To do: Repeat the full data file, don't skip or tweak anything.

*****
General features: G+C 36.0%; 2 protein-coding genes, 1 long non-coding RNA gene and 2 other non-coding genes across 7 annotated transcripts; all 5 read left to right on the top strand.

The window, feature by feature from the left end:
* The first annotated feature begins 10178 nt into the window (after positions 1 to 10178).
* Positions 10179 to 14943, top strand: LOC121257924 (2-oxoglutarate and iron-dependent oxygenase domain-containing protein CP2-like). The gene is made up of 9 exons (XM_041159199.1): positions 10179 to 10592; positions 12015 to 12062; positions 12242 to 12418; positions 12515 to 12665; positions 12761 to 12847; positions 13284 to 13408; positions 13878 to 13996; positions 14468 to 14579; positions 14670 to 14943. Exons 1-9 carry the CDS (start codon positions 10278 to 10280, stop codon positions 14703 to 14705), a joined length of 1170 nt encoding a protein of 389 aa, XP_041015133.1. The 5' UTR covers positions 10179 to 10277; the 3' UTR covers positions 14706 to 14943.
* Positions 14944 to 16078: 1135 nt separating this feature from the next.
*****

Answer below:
General features: G+C 36.0%; 2 protein-coding genes, 1 long non-coding RNA gene and 2 other non-coding genes across 7 annotated transcripts; all 5 read left to right on the top strand.

The window, feature by feature from the left end:
* The first annotated feature begins 10178 nt into the window (after positions 1 to 10178).
* Positions 10179 to 14943, top strand: LOC121257924 (2-oxoglutarate and iron-dependent oxygenase domain-containing protein CP2-like). The gene is made up of 9 exons (XM_041159199.1): positions 10179 to 10592; positions 12015 to 12062; positions 12242 to 12418; positions 12515 to 12665; positions 12761 to 12847; positions 13284 to 13408; positions 13878 to 13996; positions 14468 to 14579; positions 14670 to 14943. Exons 1-9 carry the CDS (start codon positions 10278 to 10280, stop codon positions 14703 to 14705), a joined length of 1170 nt encoding a protein of 389 aa, XP_041015133.1. The 5' UTR covers positions 10179 to 10277; the 3' UTR covers positions 14706 to 14943.
* Positions 14944 to 16078: 1135 nt separating this feature from the next.